We say: Ronan is an interesting character in the comics, shifting from a villain to an anti-hero to a hero and back and forth again. Which Ronan will we be getting here?

EW says: “Back on Earth, the 1990s are in full swing. Expect plenty of era-appropriate references — and fashion, judging by Carol’s Nine Inch Nails T-shirt.”

We say: Interesting choice for a shirt. A bit away from what would have been an obvious selection (Nirvana, Pearl Jam) but still not as esoteric as it could be (Like, say, a Local H T-shirt). But considering how impulsive the character is being described as in the main article, I’d expect that White Zombie might have been more her taste.

EW says: “Captain Marvel marks Samuel L. Jackson’s ninth appearance as Nick Fury, but this Nick is a lowly S.H.I.E.L.D. desk jockey (who hasn’t yet met any superheroes). He’s younger than we’ve ever seen him (Jackson was digitally de-aged for the role), and perhaps most shocking of all, he’s missing his signature eyepatch.”

We say: And he has hair too! Maybe that is a bit insulting to mention, but there he is, with his Jungle Fever-era hair.

Marvel Studios certainly like to de-age their actors, but usually for a scene or two. I wonder if they will feature more of it here? If Jackson’s role in this film is akin to the screen time he gets in other MCU films, this might be the most extensive use of the technology to date.

And this description seems like this might be part of an ipso-facto Nick Fury origin story. Anybody else pick up on that?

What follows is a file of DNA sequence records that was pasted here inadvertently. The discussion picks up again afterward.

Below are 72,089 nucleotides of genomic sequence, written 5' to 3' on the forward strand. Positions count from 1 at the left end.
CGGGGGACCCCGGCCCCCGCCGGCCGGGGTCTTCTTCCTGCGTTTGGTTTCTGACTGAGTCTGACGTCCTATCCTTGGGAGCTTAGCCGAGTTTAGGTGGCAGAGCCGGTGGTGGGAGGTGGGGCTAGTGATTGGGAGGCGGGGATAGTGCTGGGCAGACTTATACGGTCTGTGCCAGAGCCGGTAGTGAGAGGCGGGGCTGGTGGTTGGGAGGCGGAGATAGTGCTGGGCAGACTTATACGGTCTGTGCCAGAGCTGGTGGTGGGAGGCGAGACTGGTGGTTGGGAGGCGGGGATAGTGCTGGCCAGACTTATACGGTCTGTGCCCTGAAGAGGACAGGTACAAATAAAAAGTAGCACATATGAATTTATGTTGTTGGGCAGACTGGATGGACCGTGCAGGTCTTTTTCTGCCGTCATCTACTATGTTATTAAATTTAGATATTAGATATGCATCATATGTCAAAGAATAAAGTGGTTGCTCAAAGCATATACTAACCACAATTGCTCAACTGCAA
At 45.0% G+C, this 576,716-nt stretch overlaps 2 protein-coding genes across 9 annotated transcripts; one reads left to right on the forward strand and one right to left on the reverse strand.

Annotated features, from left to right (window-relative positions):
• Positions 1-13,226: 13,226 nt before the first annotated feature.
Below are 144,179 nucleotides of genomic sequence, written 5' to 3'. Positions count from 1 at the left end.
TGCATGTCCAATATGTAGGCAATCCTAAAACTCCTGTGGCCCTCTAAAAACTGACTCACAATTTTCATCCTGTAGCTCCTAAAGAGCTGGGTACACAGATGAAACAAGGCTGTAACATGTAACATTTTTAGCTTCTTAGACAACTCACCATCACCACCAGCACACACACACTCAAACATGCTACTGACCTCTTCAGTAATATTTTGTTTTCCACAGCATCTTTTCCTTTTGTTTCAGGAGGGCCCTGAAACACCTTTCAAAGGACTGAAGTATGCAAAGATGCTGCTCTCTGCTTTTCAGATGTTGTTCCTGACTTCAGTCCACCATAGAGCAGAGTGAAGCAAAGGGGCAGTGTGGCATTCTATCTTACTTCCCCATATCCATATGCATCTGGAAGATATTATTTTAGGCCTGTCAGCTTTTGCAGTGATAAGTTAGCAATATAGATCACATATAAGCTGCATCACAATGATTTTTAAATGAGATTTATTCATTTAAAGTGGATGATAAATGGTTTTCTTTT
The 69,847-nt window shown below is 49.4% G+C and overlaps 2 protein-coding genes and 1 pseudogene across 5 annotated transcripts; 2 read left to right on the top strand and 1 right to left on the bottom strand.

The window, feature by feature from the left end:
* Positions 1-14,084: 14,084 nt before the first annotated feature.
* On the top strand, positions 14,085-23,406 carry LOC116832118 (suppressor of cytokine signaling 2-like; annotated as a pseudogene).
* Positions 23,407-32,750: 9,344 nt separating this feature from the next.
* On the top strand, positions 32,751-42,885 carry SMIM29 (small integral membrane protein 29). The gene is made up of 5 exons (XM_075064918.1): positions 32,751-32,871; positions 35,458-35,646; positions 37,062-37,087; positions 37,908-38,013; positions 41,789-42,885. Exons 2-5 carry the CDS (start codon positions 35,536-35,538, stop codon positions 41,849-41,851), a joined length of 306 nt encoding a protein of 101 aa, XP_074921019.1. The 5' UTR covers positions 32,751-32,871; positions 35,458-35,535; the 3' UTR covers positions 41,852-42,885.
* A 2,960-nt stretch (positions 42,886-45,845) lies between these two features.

EW says: “Even before she became Captain Marvel, Carol was an accomplished Air Force pilot, and Larson spent time with actual pilots for research.”

We say: Indeed. Our sources tell us that she researched at Nellis Air Force Base in Las Vegas, Nevada.

EW says: The film also introduces Lashana Lynch as Maria Rambeau, one of Carol’s oldest friends. She’s a top-notch Air Force pilot with the call sign “Photon,” and she’s also a single mother to a young daughter.

We say: We bet a dime to a doughnut that her daughter’s name is Monica. Monica Rambeau was a character who briefly was called Captain Marvel in the 1980s, when both Mar-Vell and Carol Danvers were out of commission. She has the ability to turn herself into just about any form of energy. Remember when Kevin Feige said the MCU was setting up the next generation of heroes? Here is another one to add to that list.

Avatar für William Gatevackes
About William Gatevackes 1986 Articles
William is cursed with the shared love of comic books and of films. Luckily, this is a great time for him to be alive. His writing has been featured on Broken Frontier.com, PopMatters.com and in Comics Foundry magazine.